I've had dozens and scores.......maybe even hundreds of people tell me that they get these Jack O'Lanterns out in late summer and turn the face against the wall -- enjoying the plain side until October. Then they turn it around, enjoy being haunted by the face for the month of October.
Finally, they turn it back around and enjoy the back side again until winter comes.
With or without the face, they look great with my gourds or in groups of Jack O'Lanterns too!
Each Jack O'Lantern comes with a clip-in light cord and bulb so that the face can be lighted from within. Each Jack O'Lantern is thrown on my potter's wheel. The stem is a hand-pulled handle.
Saturday, July 25, 2009
Ann Arbor was just great last week. It was four busy days of meeting art fair regulars, artist friends, and selling lots of pots. But in getting ready for it, I decided to kill two birds with one stone. I decided to clear off most of my etsy page to give me more to sell at the show (worked too! ...in Ann Arbor I sold everything that had been on my etsy page), and give me the chance and the incentive to upload some new pieces to the etsy page.
With the 16 inch bowl pictured above, I started the upload this morning. Tomorrow I'll add this pitcher...
By the middle of August, I should have the etsy page with a respectable number of pieces.
Thursday, July 23, 2009
It was late in the day – Thursday – at Ann Arbor. I had been holding a purchase for a woman most of the day. She returned to my booth to pick up her pottery.
Probably due in part to tired feet from a day of walking the streets of Ann Arbor, but mostly because she was wearing those Teva sandals with the "CurbCatcherTM" toe platform.... You know the ones? …You lift your foot high enough to clear a stair step, but the toe of the sandal remains in EXACTLY the proper position to stay below the step, and momentum puts you face down on the upper step? The bio-ergonomic engineers must have logged overtime hours to design a sandal such that the exact proper distance remains between toe and sandal to cause disaster. I think they measure the distance between the bottom of the toe and the top of the sandal with “calamity calipers”.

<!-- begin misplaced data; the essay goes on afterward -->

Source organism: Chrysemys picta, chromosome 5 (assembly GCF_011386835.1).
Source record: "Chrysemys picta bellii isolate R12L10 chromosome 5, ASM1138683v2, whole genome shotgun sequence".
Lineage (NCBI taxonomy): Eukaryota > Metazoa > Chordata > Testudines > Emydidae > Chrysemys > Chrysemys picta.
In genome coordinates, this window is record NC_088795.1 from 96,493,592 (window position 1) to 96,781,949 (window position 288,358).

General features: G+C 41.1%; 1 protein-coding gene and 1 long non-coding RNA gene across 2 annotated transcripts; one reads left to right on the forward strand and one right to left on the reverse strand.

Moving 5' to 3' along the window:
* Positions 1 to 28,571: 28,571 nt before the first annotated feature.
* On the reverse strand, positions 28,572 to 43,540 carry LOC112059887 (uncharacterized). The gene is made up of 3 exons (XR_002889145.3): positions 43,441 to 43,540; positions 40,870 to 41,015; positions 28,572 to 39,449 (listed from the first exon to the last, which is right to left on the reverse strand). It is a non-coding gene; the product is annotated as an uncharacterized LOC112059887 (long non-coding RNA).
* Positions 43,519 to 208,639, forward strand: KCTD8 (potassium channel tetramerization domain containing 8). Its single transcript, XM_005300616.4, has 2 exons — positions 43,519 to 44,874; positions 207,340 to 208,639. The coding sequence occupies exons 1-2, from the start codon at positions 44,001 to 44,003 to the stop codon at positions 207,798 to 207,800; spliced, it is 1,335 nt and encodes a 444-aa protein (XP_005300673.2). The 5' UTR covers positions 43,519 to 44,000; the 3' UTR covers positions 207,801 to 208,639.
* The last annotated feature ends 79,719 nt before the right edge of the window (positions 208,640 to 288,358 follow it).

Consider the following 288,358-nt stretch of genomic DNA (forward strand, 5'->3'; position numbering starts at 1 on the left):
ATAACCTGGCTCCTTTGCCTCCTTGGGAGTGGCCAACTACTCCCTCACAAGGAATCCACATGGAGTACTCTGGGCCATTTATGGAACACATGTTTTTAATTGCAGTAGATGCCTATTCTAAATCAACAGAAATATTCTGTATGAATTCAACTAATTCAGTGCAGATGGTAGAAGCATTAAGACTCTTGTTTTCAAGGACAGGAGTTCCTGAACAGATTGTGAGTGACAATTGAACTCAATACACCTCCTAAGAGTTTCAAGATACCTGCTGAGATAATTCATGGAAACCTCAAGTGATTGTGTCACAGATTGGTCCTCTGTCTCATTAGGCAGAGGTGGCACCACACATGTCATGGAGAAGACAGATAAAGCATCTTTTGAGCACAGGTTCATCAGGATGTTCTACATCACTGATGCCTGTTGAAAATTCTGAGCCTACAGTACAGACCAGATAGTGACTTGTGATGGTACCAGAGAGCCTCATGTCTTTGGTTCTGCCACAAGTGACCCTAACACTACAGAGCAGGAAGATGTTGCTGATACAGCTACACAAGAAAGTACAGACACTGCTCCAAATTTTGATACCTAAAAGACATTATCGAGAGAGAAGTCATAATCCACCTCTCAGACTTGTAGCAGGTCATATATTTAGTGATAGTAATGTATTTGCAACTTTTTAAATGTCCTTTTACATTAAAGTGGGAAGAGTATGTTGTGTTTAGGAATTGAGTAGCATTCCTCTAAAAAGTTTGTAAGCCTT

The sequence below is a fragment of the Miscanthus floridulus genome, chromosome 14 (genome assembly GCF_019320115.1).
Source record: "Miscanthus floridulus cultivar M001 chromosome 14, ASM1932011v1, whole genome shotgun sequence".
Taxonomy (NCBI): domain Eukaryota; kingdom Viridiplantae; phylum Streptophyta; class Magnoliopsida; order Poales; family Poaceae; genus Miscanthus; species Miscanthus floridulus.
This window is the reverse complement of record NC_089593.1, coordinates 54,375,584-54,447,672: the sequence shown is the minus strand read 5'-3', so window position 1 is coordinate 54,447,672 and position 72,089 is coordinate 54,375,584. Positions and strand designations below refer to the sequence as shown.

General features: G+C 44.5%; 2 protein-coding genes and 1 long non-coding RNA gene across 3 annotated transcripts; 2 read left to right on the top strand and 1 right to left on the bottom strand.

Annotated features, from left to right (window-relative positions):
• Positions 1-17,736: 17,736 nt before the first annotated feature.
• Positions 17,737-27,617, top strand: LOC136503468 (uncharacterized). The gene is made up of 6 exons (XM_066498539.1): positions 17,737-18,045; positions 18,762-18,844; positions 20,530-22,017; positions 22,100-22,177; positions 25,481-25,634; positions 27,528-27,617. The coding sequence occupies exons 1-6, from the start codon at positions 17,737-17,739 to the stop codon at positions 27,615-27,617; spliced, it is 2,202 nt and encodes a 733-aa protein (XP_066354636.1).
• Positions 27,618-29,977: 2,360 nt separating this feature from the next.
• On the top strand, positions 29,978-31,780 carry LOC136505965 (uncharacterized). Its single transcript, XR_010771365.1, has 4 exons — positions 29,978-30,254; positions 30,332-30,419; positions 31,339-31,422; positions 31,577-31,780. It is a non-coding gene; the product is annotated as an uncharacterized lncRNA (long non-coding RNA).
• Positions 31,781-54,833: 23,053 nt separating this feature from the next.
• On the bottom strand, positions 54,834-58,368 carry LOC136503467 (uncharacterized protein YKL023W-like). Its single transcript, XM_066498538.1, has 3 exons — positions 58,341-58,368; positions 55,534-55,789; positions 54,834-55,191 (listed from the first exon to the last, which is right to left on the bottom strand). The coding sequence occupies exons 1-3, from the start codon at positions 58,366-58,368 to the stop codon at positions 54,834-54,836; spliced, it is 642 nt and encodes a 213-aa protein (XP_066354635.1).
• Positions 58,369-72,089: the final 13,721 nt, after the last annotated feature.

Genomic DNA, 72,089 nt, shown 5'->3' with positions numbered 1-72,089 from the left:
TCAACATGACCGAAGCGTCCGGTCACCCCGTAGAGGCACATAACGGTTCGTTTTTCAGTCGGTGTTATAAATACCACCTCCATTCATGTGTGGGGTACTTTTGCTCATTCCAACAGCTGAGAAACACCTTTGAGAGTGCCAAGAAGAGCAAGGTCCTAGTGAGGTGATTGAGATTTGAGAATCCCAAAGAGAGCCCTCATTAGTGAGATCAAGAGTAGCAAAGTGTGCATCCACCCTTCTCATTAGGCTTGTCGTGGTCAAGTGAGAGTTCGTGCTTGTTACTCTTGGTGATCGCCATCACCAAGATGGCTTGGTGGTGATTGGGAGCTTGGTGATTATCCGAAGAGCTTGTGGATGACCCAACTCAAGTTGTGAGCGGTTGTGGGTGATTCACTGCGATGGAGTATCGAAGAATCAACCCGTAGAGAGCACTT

Anyway, this poor woman’s sandal caught the curb at the back of my booth and she went down. Hard. And it was LOUD too. Everyone thought that the horrid sound that was part thud, part bang, and part CRACK! …was her head hitting the pavement. Fortunately it was not. It was the explosion of the pottery bowl she had been cradling in her arms. The bowl hit the pavement just as she did.
My wife, and friends the woman was with, rushed to her assistance. She kept saying “I’m okay. I’m okay……..I’m just embarrassed!” I believe the term is “mortified”. And she really did seem to be okay, despite the extremely loud bang that accompanied her fall. She was, as she said, just really embarrassed. …and a bit broken-hearted. The bowl in her arms was shatters and shards. She really liked it. After a short discussion with her friends that I only partly overheard, I gathered that she decided to go back to the other potter and see if by ANY chance that potter still had another bowl like the one she’d just dashed to pieces.
Well, about twenty minutes later the woman returned. She seemed a bit recovered, and, to her joy, the other potter still had a replacement bowl. She held up the paper bag (presumably holding the replacement) as she smiled and told of this good fortune.
Well, it was at that point that I turned around to retrieve the package that she’d left with me for the day. But as I turned my back to the woman, I heard again that sickening combination of part thud, part bang, and part CRACK!
Have you all seen that Hallmark birthday card? …the cover is the whole thing… It pictures a room full of birthday partiers who have presumably just yelled SURPRISE!!! And standing by the open door, just inside the room is the birthday boy’s wife who is asking, “Were you surprised?!” …IN the doorway stands the birthday boy. His trousers are soaked in the…er…"zip-u-lar” region.
Well, I can tell you……..my bladder held like a champ. But not for want of impulse. The crash scared the ever-lovin’ hell outta me.
And as I turned around I saw that the lady who had earlier fallen was laughing…..as were the growing number of people standing around who were catching onto her joke. Soon I was laughing too... She had waited until I turned to retrieve her package and then had purposely dropped the already broken bowl to the pavement. With her sense of humor, she had turned her embarrassment into the funniest thing that happened to me the whole weekend.